Danny O’Keefe’s Classic Lives On

Occasionally a relatively unknown musician will write and perform a song that is enormously appealing to almost everyone who hears it, a song that not only ends up becoming a signature piece for the guy, but is also eagerly performed by countless others. A good example is Danny O’Keefe and his classic “Good Time Charlie’s Got The Blues,” which is now closing in on four decades as one of the best-loved songs around.

Born and raised in the Pacific Northwest, Danny O’Keefe actually began his rise to fame while performing in Minnesota during the decade of the Sixties. His lyrical voice was often heard in area coffeehouses, a type of venue that helped many of the era’s fledgling musicians first become known. As his popularity rose, he eventually landed a recording contract with Atlantic Records — via a telephone audition with the legendary Ahmet Ertegun.

It resulted in O’Keefe’s 1971 self-titled debut album, which didn’t set any sales records but did well enough for a follow-up the next year. That album, just titled O’Keefe, introduced his unforgettable song to the music world. Sometimes just shortened to “Good Time Charlie,” the tune not only climbed into best-seller territory for O’keefe, but also attracted the attention of many other performers through the years. Some of the most popular versions include those by Elvis Presley, Charlie Rich, Willie Nelson, and Dwight Yoakum (video below).

In the decades since, Danny O’Keefe himself has continued to write music and perform, while recording a number of albums for his fans. He has also solidified his legacy as one of the most poetic songwriters around, and additionally has given a lot of time and effort to many worthy causes. He currently lives in the Seattle area, and according to the latest news on his website, he has recovered from recent surgery and is working on a brand new album.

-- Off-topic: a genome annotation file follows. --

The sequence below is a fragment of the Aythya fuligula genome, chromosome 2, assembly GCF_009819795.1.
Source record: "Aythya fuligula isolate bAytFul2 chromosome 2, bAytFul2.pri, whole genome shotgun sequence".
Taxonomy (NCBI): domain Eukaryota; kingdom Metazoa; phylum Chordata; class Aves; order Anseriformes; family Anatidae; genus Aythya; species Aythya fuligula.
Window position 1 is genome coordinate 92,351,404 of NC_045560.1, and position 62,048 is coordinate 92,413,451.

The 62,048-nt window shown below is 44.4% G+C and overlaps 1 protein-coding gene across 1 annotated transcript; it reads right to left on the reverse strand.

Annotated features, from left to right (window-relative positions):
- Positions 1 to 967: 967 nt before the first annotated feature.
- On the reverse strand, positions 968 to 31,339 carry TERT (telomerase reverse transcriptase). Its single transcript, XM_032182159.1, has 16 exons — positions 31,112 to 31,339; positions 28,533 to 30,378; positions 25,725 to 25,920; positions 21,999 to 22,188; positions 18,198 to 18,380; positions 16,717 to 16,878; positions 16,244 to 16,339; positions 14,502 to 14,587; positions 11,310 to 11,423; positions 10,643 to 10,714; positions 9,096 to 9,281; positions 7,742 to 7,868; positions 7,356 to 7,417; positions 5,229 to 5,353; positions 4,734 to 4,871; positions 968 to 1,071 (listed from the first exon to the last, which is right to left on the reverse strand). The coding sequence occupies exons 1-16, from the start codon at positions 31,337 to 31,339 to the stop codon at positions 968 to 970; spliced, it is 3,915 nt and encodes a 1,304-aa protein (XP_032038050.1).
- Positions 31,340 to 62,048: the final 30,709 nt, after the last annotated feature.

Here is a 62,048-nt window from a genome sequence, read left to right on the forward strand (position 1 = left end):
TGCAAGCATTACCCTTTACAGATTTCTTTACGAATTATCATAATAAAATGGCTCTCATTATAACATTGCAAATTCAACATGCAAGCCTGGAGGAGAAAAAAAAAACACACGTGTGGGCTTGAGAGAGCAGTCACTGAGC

4 thoughts on “Danny O’Keefe’s Classic Lives On

  1. His version is one of my favorites too, along with the original. And it’s interesting to hear singers like Elvis, Willie, and Waylon (and Dwight for that matter) each putting their distinctive sound into the song.


  2. Thanks, Graeme.

    I thought I’d take this opportunity to add something . Many of the GMC’s articles are also published on the BC Magazine website, and one of the comments this piece received over there does a better job than I did of describing the song itself.

    To describe the song to strangers (like “trying to tell a stranger about rock ‘n roll) you gotta tell them the song NAILS the plaintive plight of a good-time boy who wakes up to find everyone has moved on. What is very hard to impress is how well the song evokes a melancholy wistfulness that is kinda heartbreaking. PLUS it was a top 40 song!


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